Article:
·       Both Social Voucher (SV) and Enterprise Voucher (EV) schemes should: be targeted only at spheres where undeclared work is prevalent; target spheres where labour inspection is difficult (e.g., households); set a limit on the number of service vouchers an employer can purchase, not on the level of income of a service voucher worker; allow users to acquire and submit vouchers online; the price of a service voucher should be the minimum price an employer pays for one hour’s work; be based on prior research to decide the price of service voucher for a user (and level of subsidy required), so that they are competitively priced compared with using undeclared work; and enable workers to gain access to key social security benefits comparable to those held by people employed, and cover unemployment benefits, accident insurance, pension benefits, sickness benefits, maternity leave and health benefits, and ex-ante and ex-post evaluations should be conducted of the extent to which service vouchers reduce undeclared work, and whether they substitute for permanent formal employment contracts.
·       Although service voucher schemes are an investment by the state (rather than a cost to the state) to transform undeclared work into declared work, with the return on the investment being higher levels of declared work, their wider adoption in the EU is limited by budget constraints.
6.         An evaluation of awareness raising campaigns
·       An awareness raising campaign is an organised communication activity that aims to create awareness on a topic (in this case undeclared work), and thus behavioural change.
·       The most common type used across the EU is that which informs suppliers of the risks and costs of working undeclared (used by 83% of Member States responding). Other types that either inform suppliers of the benefits of declared work, or else target users by either marketing the costs of purchasing from the undeclared economy or the benefits of using the declared economy, are less common (with each used by around half of Member States responding).
·       Awareness raising campaigns vary in their effectiveness in influencing people’s beliefs and changing behaviour. Given the lack of detailed evaluations in the field of tackling undeclared work, lessons can be learned from other related thematic areas, where more detailed analysis and evaluation has occurred of the key features of successful awareness raising campaigns.
·       In the field of occupational safety and health (OSH), the European Agency for Safety and Health at Work (EU-OSHA) haveproduced detailed practical advice on how to plan and run campaigns to help Member States (see http://toolkit.osha.europa.eu/tools/). This provides firstly, a step-by-step guide to planning an awareness raising campaign and secondly, templates, as well as exemplars of good practice, of dissemination tools that can be used and tailored to the national context.
·       A similar toolkit on how to prepare and run successful awareness raising campaigns on tackling undeclared work could be developed to help Member States in this regard. 
7.         Recommendations
The report provides a series of recommendations for Member States and the Platform.
Recommendations for Member States
·       Governments should shift away from resolving undeclared work after it has occurred and towards preventing non-compliance in the first place.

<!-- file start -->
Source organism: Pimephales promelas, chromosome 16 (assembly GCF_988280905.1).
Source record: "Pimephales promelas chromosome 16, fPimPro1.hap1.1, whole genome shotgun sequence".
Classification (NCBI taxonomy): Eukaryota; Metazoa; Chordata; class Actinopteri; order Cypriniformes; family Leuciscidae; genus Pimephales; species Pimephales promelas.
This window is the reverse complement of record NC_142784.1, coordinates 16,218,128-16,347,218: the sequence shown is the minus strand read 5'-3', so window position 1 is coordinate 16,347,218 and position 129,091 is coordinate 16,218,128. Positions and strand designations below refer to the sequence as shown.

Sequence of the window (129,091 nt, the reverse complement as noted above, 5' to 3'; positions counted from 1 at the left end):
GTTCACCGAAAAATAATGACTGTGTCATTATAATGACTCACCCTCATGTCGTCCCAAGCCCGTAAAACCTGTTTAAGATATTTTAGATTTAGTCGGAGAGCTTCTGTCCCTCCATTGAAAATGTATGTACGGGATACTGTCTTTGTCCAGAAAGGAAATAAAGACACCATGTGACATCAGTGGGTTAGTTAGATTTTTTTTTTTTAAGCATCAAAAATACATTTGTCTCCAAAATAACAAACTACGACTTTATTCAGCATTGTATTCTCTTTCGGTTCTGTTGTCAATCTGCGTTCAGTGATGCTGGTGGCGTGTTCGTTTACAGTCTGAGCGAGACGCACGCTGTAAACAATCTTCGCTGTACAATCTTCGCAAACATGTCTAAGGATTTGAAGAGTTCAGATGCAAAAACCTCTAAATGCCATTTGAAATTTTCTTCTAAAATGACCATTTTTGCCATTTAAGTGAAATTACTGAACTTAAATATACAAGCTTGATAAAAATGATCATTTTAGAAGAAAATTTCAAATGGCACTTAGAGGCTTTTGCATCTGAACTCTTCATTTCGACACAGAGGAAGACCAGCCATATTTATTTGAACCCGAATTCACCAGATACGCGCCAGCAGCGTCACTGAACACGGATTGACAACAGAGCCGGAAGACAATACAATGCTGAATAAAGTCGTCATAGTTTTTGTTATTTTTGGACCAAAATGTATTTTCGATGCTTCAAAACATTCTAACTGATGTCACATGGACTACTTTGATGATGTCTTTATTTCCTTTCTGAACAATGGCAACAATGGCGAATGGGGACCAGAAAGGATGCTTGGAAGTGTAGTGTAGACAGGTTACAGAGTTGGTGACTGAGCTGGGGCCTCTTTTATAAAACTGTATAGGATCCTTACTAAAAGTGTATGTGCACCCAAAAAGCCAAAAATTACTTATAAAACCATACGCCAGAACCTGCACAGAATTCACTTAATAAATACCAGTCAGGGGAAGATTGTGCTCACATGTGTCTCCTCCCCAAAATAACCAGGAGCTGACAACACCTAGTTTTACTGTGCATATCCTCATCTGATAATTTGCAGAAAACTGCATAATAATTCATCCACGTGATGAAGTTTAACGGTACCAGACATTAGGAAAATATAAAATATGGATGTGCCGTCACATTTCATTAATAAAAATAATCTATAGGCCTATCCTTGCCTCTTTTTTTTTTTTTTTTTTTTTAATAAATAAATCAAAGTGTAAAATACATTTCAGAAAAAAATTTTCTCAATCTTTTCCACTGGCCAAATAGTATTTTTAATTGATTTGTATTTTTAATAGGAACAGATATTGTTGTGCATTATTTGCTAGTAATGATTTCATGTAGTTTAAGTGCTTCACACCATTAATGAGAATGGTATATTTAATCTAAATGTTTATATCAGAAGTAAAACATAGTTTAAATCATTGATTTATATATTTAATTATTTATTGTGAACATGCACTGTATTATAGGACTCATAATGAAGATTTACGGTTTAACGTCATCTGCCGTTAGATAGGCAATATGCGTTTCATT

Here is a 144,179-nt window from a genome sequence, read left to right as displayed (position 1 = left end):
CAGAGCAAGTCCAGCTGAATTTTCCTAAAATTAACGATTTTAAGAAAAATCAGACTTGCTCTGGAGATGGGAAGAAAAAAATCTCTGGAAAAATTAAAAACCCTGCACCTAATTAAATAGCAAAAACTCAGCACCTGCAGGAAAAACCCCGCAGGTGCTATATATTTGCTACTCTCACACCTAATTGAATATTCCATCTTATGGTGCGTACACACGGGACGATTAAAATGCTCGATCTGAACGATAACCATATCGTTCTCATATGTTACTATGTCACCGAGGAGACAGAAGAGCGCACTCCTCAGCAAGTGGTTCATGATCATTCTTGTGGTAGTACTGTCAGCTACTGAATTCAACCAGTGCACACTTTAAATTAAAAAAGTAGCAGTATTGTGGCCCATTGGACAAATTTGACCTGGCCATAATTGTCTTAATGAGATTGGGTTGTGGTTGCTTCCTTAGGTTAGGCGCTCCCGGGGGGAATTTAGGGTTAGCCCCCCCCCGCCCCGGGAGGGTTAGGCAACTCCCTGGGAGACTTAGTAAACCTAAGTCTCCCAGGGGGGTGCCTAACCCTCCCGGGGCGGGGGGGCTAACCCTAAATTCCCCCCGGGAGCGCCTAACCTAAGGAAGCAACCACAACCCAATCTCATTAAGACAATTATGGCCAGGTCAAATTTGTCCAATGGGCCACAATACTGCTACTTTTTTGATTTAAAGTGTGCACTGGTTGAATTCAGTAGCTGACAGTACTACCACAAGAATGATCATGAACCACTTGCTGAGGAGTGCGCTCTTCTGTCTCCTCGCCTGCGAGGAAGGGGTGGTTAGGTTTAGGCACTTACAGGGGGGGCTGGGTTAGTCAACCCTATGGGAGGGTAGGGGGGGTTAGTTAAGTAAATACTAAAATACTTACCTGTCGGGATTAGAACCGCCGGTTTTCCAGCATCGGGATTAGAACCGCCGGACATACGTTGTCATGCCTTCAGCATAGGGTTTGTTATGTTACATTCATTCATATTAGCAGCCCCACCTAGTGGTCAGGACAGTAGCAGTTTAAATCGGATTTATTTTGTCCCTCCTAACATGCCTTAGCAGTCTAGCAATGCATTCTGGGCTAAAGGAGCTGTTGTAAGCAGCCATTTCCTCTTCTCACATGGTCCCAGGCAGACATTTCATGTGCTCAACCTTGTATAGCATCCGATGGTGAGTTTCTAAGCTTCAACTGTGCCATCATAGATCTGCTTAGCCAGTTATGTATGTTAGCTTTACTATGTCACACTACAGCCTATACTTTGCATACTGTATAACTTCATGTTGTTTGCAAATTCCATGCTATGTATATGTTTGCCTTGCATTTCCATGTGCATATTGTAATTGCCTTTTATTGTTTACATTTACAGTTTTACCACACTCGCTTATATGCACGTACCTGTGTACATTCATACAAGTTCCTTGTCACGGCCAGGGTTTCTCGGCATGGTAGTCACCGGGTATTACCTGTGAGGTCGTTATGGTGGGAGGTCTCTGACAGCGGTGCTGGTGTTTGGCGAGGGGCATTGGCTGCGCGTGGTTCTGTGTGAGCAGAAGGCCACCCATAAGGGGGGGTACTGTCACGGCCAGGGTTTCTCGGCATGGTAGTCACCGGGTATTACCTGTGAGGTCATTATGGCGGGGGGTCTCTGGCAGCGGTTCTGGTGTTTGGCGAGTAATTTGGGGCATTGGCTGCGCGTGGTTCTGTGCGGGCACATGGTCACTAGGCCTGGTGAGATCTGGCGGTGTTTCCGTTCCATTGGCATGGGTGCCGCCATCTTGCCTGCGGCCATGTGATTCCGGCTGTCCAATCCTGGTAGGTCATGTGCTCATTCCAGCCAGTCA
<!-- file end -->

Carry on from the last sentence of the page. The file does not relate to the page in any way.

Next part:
·       Governments should engage in ex-ante and ex-post evaluation of both deterrence and preventative policy measures, as well as pilot studies, to develop an evidence-base on what works and what does not.
·       Governments should consider conducting pilot initiatives using some variant of voucher schemes and evaluate its effectiveness at tackling undeclared work.
·       Government and social partners should pilot and experiment with different types of awareness raising campaign, drawing upon good practices developed in other Member States but tailored to their specific context, and should actively contribute examples and evaluations of good practice to enable the Platform to develop a repository of good practice as part of its Online Toolkit (see below).
Recommendations for the Platform
·       The Platform should further facilitate a holistic coordinated strategic approach at Member State level, as per the legal decision establishing the Platform, not least through mutual learning. This will speed up the process of modernisation and shift beyond a fragmented departmental ‘silos’ approach, which results in many enforcement authorities remaining focused upon deterrents and not adopting strategic objectives related to preventing undeclared work.
·       The Platform could support the use of evaluation and ‘pilot exercises’ to identify which preventative measures are most effective and in what circumstances, to foster a culture of evidence-based practice.
·       The Platform could adopt as a future activity in its work programme the development of an Online Undeclared Work Awareness Raising Campaign Toolkit. This would provide practical advice on how to prepare and run successful awareness raising campaigns and practical examples of various communication tools with tips for their use. 
·       The Platform should consider the feasibility of planning, developing and executing an EU-wide awareness raising campaign on tackling undeclared work, perhaps based on a ‘hub and spoke’ model with a generic EU-wide campaign running alongside coordinated more ‘tailored’ Member State and social partner campaigns.
 


 
Keywords
  • informal sector,
  • informal economy,
  • industrial relations,
  • business,
  • business ethics,
  • shadow economy,
  • undeclared work,
  • european studies,
  • economics,
  • sociology,
  • public policy
Publication Date
May 18, 2018
Publisher
European Commission, Brussels
Citation Information
Colin C Williams. Elements of a preventative approach towards undeclared work: an evaluation of service vouchers and awareness raising campaigns. (2018)
Available at: http://works.bepress.com/colin_williams/87/